I posted an article titled “Hey, Bitch.” back in 2012. The piece was aggressive, judgmental and accusatory. I wasn’t necessarily wrong on all points but it remains a bitchy piece of writing directed at what I thought were bitchy women. How far the prideful fall, eh?

My position on being called “bitch” by friends remains constant. I don’t believe that word has any place in my life as a compliment, save when, in my wildest fantasies, Tina Fey calls me a “SuperBitch” and blesses me with her gift of No Fucks To Give.

SNL with Tina Fey & Amy Poehler


I have this nasty habit, though, of avoiding harsh name-calling by running to the opposite extreme of the spectrum: I consistently refer to my female friends as “pretty girl” or “princess.” Both of which, if I’m going to be honest, sound a little condescending coming from someone who should be their equal. I sure as hell wouldn’t want to be referred to like that, so why am I doing it to the women who matter most to me? Besides, even my female friends who are not fans of Game of Thrones definitively resemble a queen more than they do a princess.

Because I hang out with badass women.
Because I hang out with badass women.


After several lengthy discussions on the difficulties of finding an appropriate pet name for women I want to shower with sisterly affection I came to this question: What can I call my girlfriends, as a sign of love and respect, if not “bitch” or “pretty girl”?

To clarify the issue: I don’t want to participate, especially subconsciously, in the ritual objectification and degradation of the gender I am trying to champion. So, how do I approach women without fixating on something outward or potentially demeaning? How do I verbalize that I value them for simply existing instead of valuing them for something superficial and shallow?

What about these greetings? For the sake of argument, assume the word “Hey” comes before each word and “Friend” comes after each word:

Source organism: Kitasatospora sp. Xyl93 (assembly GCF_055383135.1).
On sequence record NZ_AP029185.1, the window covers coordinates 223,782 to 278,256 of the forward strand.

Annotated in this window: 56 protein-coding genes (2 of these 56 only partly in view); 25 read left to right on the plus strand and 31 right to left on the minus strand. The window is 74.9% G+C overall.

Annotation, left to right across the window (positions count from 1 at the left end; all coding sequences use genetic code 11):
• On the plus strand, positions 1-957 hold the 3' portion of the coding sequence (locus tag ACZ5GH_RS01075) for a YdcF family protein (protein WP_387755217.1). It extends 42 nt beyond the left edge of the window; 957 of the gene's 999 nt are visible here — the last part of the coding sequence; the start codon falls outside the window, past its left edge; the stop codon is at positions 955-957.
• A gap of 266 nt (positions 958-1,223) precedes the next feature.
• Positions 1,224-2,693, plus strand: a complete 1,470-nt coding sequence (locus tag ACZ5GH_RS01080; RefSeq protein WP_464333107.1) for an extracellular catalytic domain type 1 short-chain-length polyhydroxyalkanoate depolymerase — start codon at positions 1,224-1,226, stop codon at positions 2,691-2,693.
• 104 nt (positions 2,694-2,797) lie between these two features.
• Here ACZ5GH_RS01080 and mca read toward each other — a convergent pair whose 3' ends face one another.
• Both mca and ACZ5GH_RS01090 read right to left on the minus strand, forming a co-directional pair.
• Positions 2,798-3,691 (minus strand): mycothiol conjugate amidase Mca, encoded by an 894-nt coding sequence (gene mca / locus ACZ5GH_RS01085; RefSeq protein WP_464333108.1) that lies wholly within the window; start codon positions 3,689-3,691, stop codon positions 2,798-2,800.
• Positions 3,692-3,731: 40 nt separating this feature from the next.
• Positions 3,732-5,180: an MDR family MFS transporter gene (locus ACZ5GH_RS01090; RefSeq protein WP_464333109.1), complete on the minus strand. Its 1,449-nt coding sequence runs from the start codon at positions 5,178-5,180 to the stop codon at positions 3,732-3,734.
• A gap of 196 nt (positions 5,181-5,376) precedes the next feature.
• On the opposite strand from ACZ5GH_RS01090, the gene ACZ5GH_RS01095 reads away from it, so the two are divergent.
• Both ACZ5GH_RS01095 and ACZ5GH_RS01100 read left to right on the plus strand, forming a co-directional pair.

• “Gorgeous” – Nice, but focuses on the outside.
  • “Beautiful” – Generally used for both inner and outer qualities. That’s a go.
  • “Pretty” – Am I prepubescent? No? Then don’t use this.
  • “Smart” – I love getting noticed for my intelligence but this seems a little awkward and like you’re trying too hard.
  • “Funny” – I’m not nearly entertaining enough to be referred to with a title that belongs to Barbra Streisand.


  • “Honey/baby/sweetie”? Meh, to each their own. These terms are generally reserved for romantic, intimate relationships. There are women who will find these terms inappropriate. And that’s okay. Respect the boundary and find another term.
  • “Dude/dudebro/bro”? I’m not in a frat.

After reviewing my options for addressing my female friends, I’ve come to the conclusion that, outside of it being almost entirely a matter of context, the best compliment we womenfolk can pay to one of our own is calling them “friend.”


Defined by Merriam-Webster, a friend is: a person who you like and enjoy being with, and a person who helps or supports someone or something (such as a cause or charity). That’s good enough for me and mine. Besides, anything that gets us closer to resembling a 90’s sitcom will probably make our relationship implode with awesomeness.



My name is Chelsey Mick, and this is how we address our friends.